Paul L. Caron

Friday, March 9, 2007

Tax Court: Goldman Sachs Investment Banker With $115k Salary Can't Take $55k Deduction for Charitable Donation of Used Clothing

Tax_court_38 The Tax Court yesterday held that an investment banker with Goldman Sachs in New York City who earned $115,000 could not deduct $55,000 in claimed charitable contributions for used clothing donated to a thrift store.  Stamoulis v. Commissioner, T.C. Summ. Op. 2007-38 (3/8/07):

Petitioner describes herself as an “impulsive buyer” whose annual expenditures for clothing and shoes might be deemed by some to be rather extravagant.[Fn 2] Furthermore, it appears that her wardrobe is constantly changing. According to petitioner, she routinely purchases designer clothing and shoes, wears the items once or twice, and then donates them to an upscale thrift shop in New York. ...

Fn 2:  For example, petitioner’s 2003 Federal income tax return shows adjusted gross income of $192,535 and property gifts to charities of $133,202.

A great majority of petitioner’s property contributions were made to Housing Works, a “high-end” thrift store located in New York, New York, that sells donated items to its customers....

In the notice of deficiency, respondent disallowed, for lack of substantiation and other reasons, the entire charitable contribution deduction (i.e., $55,764) claimed on petitioner’s 2002 return and imposed a $2,930 accuracy-related penalty. ...

[G]iven petitioner’s valuation methods, we have severe reservations regarding the fair market values that petitioner assigned to those items. We recognize that the determination of the fair market value of an item involves an approximation, and is, at best, an inexact science. However, we cannot ignore that, more often than not, personal items, like used clothing and household items, will be worth far less than their original purchase price immediately after they are purchased. Furthermore, as best we can determine from petitioner’s testimony, the original costs of the donated items shown on the Forms 8283 are themselves not actual costs, but only estimates based upon petitioner’s optimistic estimates of the items’ fair market values.[Fn 14] ...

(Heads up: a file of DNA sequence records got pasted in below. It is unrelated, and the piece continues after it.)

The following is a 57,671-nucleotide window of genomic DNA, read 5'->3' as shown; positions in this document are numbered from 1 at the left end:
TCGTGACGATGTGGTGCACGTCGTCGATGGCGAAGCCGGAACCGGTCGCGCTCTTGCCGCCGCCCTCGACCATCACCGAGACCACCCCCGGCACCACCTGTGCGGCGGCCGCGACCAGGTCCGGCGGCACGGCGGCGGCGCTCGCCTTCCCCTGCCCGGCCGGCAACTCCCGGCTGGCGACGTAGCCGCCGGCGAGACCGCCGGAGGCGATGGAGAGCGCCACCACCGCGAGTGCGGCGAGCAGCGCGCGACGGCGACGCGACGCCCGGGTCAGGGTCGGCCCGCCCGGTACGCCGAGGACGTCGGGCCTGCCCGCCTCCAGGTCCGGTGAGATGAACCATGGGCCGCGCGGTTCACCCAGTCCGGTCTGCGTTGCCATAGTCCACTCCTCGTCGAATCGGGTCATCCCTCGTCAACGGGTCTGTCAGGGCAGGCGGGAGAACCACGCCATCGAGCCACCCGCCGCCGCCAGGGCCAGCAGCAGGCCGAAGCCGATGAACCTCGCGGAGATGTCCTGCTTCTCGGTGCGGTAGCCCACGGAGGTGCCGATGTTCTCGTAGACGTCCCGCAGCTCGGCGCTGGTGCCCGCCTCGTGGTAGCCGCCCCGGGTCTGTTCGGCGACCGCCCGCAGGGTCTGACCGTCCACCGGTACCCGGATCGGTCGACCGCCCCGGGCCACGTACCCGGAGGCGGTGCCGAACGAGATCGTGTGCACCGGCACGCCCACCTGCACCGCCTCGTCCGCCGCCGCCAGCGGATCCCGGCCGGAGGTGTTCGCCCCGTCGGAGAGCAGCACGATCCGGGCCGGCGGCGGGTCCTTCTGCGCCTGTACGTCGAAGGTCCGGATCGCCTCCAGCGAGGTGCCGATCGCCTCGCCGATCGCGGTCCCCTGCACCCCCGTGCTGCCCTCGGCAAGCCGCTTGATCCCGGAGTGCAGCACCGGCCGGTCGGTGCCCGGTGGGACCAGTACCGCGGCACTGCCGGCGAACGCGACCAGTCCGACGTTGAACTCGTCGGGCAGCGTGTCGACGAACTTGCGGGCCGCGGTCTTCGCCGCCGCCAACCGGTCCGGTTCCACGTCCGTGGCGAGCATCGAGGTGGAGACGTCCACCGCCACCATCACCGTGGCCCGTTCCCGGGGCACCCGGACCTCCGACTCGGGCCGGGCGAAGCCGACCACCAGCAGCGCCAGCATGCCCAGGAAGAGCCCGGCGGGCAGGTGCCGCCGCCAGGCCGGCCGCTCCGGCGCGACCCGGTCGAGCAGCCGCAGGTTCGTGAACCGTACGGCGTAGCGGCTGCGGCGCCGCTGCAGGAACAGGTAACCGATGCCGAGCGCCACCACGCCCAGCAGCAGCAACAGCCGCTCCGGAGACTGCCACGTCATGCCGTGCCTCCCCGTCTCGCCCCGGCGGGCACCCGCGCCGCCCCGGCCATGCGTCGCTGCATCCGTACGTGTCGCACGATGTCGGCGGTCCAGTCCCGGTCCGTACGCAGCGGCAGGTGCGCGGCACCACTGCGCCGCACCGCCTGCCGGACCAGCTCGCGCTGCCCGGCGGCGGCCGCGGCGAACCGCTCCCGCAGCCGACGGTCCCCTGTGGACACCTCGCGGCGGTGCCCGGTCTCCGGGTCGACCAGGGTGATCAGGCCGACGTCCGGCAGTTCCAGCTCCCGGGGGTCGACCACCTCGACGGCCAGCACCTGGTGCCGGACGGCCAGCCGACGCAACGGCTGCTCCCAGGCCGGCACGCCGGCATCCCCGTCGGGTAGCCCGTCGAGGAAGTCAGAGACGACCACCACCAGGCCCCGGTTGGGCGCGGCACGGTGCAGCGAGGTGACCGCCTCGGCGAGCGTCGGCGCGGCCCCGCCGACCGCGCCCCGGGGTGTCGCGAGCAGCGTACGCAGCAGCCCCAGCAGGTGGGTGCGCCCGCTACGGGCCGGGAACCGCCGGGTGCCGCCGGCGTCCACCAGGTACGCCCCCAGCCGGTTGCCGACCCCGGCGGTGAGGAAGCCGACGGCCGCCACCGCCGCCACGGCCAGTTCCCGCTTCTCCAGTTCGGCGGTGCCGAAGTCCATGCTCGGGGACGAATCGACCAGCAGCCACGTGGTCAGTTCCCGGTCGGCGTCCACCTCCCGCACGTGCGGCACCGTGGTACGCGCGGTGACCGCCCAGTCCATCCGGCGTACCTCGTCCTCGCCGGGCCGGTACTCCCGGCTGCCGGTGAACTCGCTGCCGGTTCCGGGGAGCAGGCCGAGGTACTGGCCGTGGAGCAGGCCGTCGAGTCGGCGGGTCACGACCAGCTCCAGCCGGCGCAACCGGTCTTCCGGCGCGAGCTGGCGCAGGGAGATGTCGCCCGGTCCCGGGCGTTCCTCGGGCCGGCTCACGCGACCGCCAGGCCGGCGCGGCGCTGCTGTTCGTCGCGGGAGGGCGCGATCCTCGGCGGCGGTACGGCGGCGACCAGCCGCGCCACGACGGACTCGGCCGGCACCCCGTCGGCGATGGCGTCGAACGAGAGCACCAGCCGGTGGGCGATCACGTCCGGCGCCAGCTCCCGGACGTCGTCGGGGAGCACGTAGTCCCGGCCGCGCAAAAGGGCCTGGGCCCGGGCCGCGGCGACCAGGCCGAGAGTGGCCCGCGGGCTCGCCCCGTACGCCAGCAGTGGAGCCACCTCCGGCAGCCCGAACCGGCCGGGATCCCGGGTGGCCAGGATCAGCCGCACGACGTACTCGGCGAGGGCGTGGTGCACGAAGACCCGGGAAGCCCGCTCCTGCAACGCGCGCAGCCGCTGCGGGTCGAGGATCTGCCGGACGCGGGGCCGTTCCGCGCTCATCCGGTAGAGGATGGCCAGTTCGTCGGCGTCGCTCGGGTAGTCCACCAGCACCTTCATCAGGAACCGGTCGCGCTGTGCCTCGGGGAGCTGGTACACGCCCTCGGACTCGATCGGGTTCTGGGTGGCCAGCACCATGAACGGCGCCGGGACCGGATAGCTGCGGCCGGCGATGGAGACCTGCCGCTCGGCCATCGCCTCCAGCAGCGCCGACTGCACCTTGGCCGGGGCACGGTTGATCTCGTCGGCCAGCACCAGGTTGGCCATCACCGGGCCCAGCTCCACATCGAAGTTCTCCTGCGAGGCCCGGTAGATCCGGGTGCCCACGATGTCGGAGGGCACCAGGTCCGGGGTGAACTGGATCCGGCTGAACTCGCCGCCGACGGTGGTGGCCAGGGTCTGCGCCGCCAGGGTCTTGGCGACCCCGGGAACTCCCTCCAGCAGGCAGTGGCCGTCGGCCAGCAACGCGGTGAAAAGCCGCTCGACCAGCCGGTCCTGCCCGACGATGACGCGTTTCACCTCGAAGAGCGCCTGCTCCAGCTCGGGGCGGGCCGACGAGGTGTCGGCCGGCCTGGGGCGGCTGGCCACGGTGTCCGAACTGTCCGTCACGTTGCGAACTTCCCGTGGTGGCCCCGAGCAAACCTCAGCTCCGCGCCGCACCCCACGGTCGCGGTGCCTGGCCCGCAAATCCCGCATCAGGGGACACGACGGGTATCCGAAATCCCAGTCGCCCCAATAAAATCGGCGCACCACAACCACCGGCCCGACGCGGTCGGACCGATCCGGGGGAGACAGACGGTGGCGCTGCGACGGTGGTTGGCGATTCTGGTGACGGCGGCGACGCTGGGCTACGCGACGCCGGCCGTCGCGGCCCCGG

Fn 14: Petitioner testified that she first determined the fair market value of an item and then assumed that the cost of the item was at least twice as much.

[W]e are satisfied that petitioner made property contributions as shown on her return, the fair market values of which would exceed the amount now allowed by respondent. After careful consideration of the evidence, taking into account respondent’s concession, and measuring petitioner’s claimed deduction against the average for similarly situated taxpayers, we find that petitioner is entitled to a charitable contribution deduction for property contributions in the total amount of $8,949. ...

In light of the circumstances presented in this case, we are not persuaded that petitioner’s overly optimistic valuation estimates of many items of donated property constitutes “negligence” within the meaning of § 6662(b)(1). Accordingly, petitioner is not liable for the § 6662(a) accuracy-related penalty with respect to the portion of the underpayment of her 2002 tax that is attributable to her overstatement of the fair market values of the donated property.

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Amazing that the Tax Court relieved a Goldman Sachs investment banker -- someone whose living depends heavily on asset valuation, unlike a pipe fitter or a carpenter (not to disparage those trades at all) -- of a negligence penalty for valuing the donated clothing at roughly six times the real value found by the Court.

Posted by: Jake | Mar 9, 2007 5:45:26 PM